Wednesday, April 13, 2011

Parenting By Hockey

Everything that I believe to be a cornerstone of good parenting can be found in a well-officiated hockey game. If you have ever watched a game, you have surely borne witness to the tantrum thrown by many players on their way to the penalty box as they plead their case. You have also likely noticed that an official never says “well, you’re making me feel so bad, I’m gonna change my mind”. Nope. It is quite possible that the official will be more watchful of the play upon which the penalized player is blaming her folly, however officials never apologize for enforcing good conduct.

Officials stick together. When a linesman makes an offside call, players may attempt to argue the call with another official. They may earnestly plead their case that the call was wrong; perhaps they believe that the linesman doesn’t like them. I’ve never witnessed an official changing the call of another official, except on plays which are open to review (see below). No official has ever said “Yeah, I know, ole’ Joe really needs to get some glasses. You know what, let’s just go ahead and give you a penalty shot.”

The rules are allowed to change in hockey. Not over-night, not in the middle of games, but the rules do evolve. Different officials enforce the rules slightly differently. Amazingly enough, most players are able to adapt without too much trouble. Sure, there’s the occasional idiot that still doesn’t understand why he’s not supposed to elbow other players in the head. Most of today’s players have managed to get this change of acceptable behavior incorporated into their playing style. With reasonable notice, rules can change.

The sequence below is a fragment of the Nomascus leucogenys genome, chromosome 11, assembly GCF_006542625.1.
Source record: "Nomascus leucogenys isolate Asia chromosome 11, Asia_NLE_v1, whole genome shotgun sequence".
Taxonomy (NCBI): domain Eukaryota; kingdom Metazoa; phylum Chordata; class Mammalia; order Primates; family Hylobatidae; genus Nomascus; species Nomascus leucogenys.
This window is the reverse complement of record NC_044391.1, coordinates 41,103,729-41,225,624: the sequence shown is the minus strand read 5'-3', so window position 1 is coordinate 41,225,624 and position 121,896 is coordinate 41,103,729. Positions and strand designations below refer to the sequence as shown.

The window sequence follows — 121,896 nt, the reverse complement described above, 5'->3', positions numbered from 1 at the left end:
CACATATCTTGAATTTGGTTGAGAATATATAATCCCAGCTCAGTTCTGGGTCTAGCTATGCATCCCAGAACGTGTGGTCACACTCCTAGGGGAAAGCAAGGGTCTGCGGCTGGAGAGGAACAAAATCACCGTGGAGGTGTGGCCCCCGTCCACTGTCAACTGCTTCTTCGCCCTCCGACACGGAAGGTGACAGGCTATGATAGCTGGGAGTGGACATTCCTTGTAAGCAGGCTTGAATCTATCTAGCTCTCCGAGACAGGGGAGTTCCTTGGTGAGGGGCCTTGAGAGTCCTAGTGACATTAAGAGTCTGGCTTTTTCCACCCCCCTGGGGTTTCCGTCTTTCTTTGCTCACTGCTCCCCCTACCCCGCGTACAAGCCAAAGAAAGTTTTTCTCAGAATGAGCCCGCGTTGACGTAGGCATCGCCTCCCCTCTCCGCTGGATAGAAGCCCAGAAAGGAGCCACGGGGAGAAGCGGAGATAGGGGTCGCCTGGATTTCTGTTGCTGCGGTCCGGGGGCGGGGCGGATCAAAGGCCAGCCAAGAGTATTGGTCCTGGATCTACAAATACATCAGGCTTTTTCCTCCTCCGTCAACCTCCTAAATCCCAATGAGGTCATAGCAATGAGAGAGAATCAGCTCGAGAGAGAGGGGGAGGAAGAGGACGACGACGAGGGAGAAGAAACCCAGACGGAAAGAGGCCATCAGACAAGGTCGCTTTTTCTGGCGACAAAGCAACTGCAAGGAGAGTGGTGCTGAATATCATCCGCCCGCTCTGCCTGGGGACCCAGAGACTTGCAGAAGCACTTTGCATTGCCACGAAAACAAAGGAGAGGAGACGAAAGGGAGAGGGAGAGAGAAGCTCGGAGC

Reviewing the play. While most plays don’t get a review, some plays do. One of the great things about hockey is that an official can review the play and change his mind about the call. They actually say “Yeah, I thought there was a kicking motion too. As it turns out, there wasn’t and the goal is going to stand.” Officials can and do admit to being wrong. No hard feelings.

We use a penalty box, figuratively speaking. We don’t start the timer until our player has stopped futilely pleading her case. She sometimes argues that the linesman was wrong. Sometimes she is right. If it’s warranted, we’ll review the play and discuss the results after she has served her penalty. The officials never change each others’ calls. The call stands: even when there isn’t unanimity amongst the officials, there is a united front from the player’s perspective. If absolutely necessary, the officials confer between periods-but never within earshot of the player. Finally, the officials never forget that the player wants only to win the game. It is the job of the officials to make sure that the game was won in accordance with the rules.

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